The whole thing stinks from where I sit. Citi dumps trash with the help of BOA and Morgan who reap commissions for loaning their names with the whole thing administrated and guaranteed by the Treasury.

  14. Michael Raydt

    If one bank trusts in the value of the assets underlying the commercial papers it should buy them and it should have no incentive to share the profit. If they all have little conviction then this is clearly a rather disappointing signal. Instead they create a fund that basically takes over the systematic risk as by buying the commercial papers of SIVs it will hold a very brought portfolio of underlying assets that should make a profit unless the real estate market truly collapses but then at least they can rest assure that the state has a vehicle that will cry for a bail out. If it is a profit it goes into the covers of investment banks if it is a loss it goes to the treasury, not exactly the way the system should work!

  15. Unsympathetic

    The reason this happened in the first place is that Citi guaranteed the SIV’s.. but didn’t include the guarantee as an added risk on their balance sheet.
    Color me in favor of forcing Citi to BK. They wanted the tier capital exemption, fine.. now, instead of just BK’ing their fixed income trading desk, they BK the entire corporation.
    Thanks for playing, now go home.

  16. Anarchus

    Nothing about this goofy thing makes any sense.
    Kind of like putting cardboard wings and a propeller cap on a pig and trying to get it to take flight: The SIV’s are supposedly a $400 billion market and Citi has the lion’s share and the MLEC is only supposed to be $80 billion and won’t take any subprime assets. So, by definition launching the MLEC will leave Citi with A BIGGER PROBLEM financing the remaining SIV’s in its non-control since the better quality Citi SIV assets will have been put into the MLEC! Just barking crazy.
    What they should try to do is put the WORST QUALITY $80 billion of assets into the MLEC and then cobble together a financial guarantee of some sort from the government/GSE’s. So you could get funding for the MLEC with ABCP because of the guarantee and then maybe the remaining $320 billion of SIV’s could get normal ABCP funding because their asset quality would have been upgraded. It wouldn’t be a good plan either, but at least it would have a shred of a chance of success.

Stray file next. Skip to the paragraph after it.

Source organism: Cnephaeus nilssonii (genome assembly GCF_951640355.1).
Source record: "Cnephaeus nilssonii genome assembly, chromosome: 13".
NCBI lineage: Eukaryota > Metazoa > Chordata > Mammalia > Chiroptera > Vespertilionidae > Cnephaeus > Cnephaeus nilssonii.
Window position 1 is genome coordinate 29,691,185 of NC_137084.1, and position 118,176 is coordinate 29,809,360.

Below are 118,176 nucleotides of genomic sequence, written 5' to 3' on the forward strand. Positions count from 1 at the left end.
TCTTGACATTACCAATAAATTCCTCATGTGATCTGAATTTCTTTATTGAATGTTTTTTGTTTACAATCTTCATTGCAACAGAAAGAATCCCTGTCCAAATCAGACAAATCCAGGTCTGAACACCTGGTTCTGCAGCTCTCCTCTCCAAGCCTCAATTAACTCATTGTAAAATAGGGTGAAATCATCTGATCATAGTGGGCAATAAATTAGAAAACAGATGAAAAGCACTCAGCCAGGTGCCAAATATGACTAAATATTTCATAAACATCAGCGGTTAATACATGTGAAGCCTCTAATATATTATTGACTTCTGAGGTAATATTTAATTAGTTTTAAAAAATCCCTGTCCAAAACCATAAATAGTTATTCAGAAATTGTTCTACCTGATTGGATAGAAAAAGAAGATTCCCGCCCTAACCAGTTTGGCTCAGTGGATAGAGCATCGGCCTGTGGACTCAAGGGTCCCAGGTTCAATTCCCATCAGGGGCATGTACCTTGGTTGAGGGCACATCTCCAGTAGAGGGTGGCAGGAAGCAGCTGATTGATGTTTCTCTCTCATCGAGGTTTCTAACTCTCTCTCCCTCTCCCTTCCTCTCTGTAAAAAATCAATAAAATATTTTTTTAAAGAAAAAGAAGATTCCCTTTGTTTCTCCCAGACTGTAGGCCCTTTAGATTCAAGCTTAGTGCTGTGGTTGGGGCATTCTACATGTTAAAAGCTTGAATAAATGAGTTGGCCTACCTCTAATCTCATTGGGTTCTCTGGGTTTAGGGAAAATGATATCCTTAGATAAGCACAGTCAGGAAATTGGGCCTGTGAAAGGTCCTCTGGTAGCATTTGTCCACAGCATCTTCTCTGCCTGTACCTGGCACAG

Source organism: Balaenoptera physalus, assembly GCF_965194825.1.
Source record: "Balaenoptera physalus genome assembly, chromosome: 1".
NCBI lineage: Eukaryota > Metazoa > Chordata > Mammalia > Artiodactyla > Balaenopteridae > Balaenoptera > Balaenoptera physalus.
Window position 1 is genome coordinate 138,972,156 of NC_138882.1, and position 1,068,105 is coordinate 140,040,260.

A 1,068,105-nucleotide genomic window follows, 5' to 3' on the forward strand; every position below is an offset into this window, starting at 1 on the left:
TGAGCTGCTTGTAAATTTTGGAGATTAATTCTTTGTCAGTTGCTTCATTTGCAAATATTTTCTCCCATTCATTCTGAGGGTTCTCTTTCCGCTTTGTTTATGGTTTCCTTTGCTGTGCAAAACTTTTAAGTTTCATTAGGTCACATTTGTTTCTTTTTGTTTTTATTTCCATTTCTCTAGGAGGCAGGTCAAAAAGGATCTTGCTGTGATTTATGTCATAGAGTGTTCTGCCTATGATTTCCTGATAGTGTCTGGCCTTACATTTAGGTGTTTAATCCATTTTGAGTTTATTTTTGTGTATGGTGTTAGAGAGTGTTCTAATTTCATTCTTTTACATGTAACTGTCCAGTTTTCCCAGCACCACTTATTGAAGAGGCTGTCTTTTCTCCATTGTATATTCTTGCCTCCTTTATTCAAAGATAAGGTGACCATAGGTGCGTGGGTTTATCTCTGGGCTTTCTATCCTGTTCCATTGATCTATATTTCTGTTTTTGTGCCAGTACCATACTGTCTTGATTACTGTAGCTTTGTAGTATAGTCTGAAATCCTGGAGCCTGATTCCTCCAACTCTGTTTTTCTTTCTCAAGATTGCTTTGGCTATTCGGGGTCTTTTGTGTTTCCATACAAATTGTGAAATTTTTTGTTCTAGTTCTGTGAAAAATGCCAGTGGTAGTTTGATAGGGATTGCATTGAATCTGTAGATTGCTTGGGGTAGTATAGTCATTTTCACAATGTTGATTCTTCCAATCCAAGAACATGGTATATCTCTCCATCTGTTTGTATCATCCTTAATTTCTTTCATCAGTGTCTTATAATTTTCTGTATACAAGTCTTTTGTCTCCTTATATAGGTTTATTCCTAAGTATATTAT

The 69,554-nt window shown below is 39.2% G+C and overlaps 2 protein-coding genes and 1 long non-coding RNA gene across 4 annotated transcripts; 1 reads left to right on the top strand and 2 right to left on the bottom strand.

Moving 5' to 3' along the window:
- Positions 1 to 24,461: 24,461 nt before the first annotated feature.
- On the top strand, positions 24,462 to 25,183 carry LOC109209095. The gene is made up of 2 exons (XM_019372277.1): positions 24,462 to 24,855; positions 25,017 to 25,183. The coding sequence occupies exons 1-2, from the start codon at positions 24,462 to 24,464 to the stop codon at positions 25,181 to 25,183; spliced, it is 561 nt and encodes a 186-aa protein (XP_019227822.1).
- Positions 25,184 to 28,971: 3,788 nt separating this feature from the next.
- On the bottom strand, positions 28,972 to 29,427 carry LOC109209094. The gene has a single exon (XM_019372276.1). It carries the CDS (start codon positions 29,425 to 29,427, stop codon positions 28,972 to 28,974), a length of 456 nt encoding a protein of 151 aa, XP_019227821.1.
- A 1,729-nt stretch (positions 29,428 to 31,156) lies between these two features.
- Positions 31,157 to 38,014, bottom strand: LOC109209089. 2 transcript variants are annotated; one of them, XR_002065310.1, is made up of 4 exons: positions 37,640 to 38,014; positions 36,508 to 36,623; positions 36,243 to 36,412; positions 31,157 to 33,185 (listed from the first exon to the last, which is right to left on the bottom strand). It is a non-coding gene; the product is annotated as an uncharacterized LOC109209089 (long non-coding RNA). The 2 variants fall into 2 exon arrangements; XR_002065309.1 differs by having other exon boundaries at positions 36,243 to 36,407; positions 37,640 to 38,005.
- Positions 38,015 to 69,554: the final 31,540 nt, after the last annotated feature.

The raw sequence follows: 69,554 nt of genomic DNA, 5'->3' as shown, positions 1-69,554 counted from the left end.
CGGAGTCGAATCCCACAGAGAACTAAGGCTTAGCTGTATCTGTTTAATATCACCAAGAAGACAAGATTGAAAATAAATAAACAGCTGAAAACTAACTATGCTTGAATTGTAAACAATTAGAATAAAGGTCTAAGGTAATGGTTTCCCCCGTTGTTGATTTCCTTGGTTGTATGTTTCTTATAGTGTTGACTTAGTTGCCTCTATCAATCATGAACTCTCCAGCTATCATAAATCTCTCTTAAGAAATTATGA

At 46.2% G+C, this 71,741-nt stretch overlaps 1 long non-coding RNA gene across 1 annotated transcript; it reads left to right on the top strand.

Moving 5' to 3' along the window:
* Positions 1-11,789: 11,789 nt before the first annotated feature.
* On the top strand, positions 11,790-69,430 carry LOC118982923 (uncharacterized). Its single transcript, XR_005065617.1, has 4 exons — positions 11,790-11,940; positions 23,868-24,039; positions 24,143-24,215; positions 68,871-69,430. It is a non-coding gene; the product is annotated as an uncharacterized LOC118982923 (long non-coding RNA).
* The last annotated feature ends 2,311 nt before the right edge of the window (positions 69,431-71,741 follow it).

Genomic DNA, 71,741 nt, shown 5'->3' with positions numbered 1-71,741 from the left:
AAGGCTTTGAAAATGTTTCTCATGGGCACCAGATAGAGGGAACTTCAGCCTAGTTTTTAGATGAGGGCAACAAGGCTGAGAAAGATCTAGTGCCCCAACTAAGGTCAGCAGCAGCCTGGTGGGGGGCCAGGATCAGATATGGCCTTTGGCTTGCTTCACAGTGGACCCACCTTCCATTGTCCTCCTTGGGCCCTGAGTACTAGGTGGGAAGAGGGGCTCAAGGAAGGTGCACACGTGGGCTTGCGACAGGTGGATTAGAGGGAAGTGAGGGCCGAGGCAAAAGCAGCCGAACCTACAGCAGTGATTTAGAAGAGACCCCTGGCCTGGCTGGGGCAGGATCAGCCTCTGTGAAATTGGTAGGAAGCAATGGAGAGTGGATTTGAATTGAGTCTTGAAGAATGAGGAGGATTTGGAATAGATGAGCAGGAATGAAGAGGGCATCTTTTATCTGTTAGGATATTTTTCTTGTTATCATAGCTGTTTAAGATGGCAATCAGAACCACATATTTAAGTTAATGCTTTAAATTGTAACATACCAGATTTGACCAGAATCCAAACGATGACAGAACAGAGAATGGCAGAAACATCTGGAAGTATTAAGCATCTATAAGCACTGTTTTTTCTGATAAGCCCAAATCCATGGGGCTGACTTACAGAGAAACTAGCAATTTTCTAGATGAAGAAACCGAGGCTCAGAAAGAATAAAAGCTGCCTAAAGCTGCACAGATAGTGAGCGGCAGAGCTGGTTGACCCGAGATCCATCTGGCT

No way this poor excuse for a plan gets off the ground in anything like its present supposed form. Not a chance.

  17. mp

    The only good idea I’ve read here is to let Citibank serve as an example to the rest of the financial community and burn it to the ground. It’s a floating crap game, an absolute embarrassment to the American financial system, and has been for many years.

  18. HZ

    But the President did call for an “ownership society”, so the tax-payers should shoulder some pain as well? In the end the social cost of letting large swath of homes getting foreclosed probably outweigh the cost of shoring up the collateral.

  19. JJL

    It seems the plan by CITI and Pals was able to call more attention to the problems in the commercial and mortgage backed paper market. If things were supposed to be wrapped up in those rough 3 weeks of late August and early September, a seemingly desperate move by the banks may cause some market participants to rethink the “worst is over” mantra. Perhaps the bulls will look in their car mirrors, see the goliath of a true credit crunch, and realize the little sign on the mirror is true:
    “WARNING: Objects in Mirror are Closer Than They Appear”

  20. Anarchus

    Anon: It makes a little sense, if and only if you assume that the federal government is intentional trying to hasten and encourage Citi’s demise . . . . . and I’m quite sure that Bernanke, Paulson and Co. are NOT intentionally trying to wreck Citi as quickly as possible because that particular outcome reflects so badly on THEM.
    I suppose it’s more likely that the government and Paulson were and are trying to help but instead ended up calling a huge amount of attention to Citi’s predicament and to the government’s inability to create a workable constructive way out for them . . . .

  21. PrefBlog

    October 15, 2007

    The Web is alive with commentary on the plan to create a super-SIV, which would hold about $80-billion in non-sub-prime ABS, finance with commercial paper and be guaranteed by the super-major banks – notably Citigroup, which took a beating today on cre…

  22. Norka West

    The MLEC scheme reminds me of a pony raffle at a county fair.
    The raffle promoters scour the county selling raffle tickets to win a pony. On the last day of the fair, the promoters hook up a cart to a tractor, drive from stall to stall, muck out the contents from the floor of each stall onto the cart, pull the cart to the middle of the fair grounds and dump the contents.
    As the children who were dreaming of ponies look on with tears in their eyes and fingers holding their noses, the promoters tell the horrified, raffle ticket holding parents Everyone is a winner! We know that there are ponies in there somewhere. Start digging.

  23. jm

    “Should” be the shareholders???